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I don't know a lot about promo stacking, other than in theory, but I do know about covers. And your cover is really nice - I like it a lot - but I'm not sure if it's quite hitting the fantasy cover conventions as squarely as it maybe should? That might not be the reason, but it might be a contributing factor, so I just wanted to put that out there.
 

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It's hard to judge after only a week. Your launch promos certainly gave the book a kick up the stairs, but yes, the initial ROI, considering the investment, looks a little eye watering. However, with that initial kick, you then need to monitor how it does after a month. Will it plunge down the ratings quick, or slow? If slow, you can consider the month's royalties into the ROI calculations, because if you hadn't launched it and it had sunk out of sight, you'd make nothing.

Personally speaking (and only personally), I wouldn't spend so much up front. Not all of the promoters you listed are great value, but stacking means you won't know how each one did (unless you've used them before and know how they work for your genre, which I'm not familiar with). I would have spent much less and kept some fuel in the tank to see how the book fared and give it the occasional bump. Every review you get on your book makes each promo more value, so early promos will lose money. Amazon used to boost new releases. I don't think they do so much now, but they still do a little. So launch with 1-2 sites (plus mailing list and shout-outs) and ride the Amazon train a while, watching how it goes and adding extra strategic promos as you go. That's my approach if the objective is to not throw too much money down the drain initially. Once you have a big reader base (and you may have one, I don't know), it will be a different ball game, but I'm not qualified to report on how that goes. I try to manage cost versus reward.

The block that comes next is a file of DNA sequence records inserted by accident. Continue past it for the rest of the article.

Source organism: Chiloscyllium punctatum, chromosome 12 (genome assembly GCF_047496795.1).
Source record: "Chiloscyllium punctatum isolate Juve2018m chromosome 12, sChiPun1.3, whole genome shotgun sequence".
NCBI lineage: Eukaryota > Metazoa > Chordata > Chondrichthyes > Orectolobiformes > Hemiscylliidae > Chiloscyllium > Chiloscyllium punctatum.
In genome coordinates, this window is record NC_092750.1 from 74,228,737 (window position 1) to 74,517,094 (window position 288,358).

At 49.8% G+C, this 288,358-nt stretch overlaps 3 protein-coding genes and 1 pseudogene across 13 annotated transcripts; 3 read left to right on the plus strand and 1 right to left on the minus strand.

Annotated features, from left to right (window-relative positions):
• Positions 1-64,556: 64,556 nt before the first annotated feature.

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I'd personally be very upset with that ROI just looking at the money. But perhaps it had other pay offs you haven't mentioned. Social proof is so important - hopefully some of those buyers will leave good reviews or post about the book.
My advice would be to cut back on the paid advertising until you've recouped this loss. Then I've always approached writing as a bootstrapping project - I've never spent anything on it that I hadn't already earned from it.
 

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I can only speak from my own experiences. If I had spent $250 on a stack of promos I would hope to see 10x the sales, so I would be disappointed. The last stack I did was about $95 for six (several in your group) promos, and my sales were just over cost, so not a real return, but it paid for itself and got me to 10 reviews. I sold a total of 350 books over a few months (99-cents to $2.95) of a recovered two-year-old book. It hasn't exactly caught fire since, but there's still a flicker of candle flame.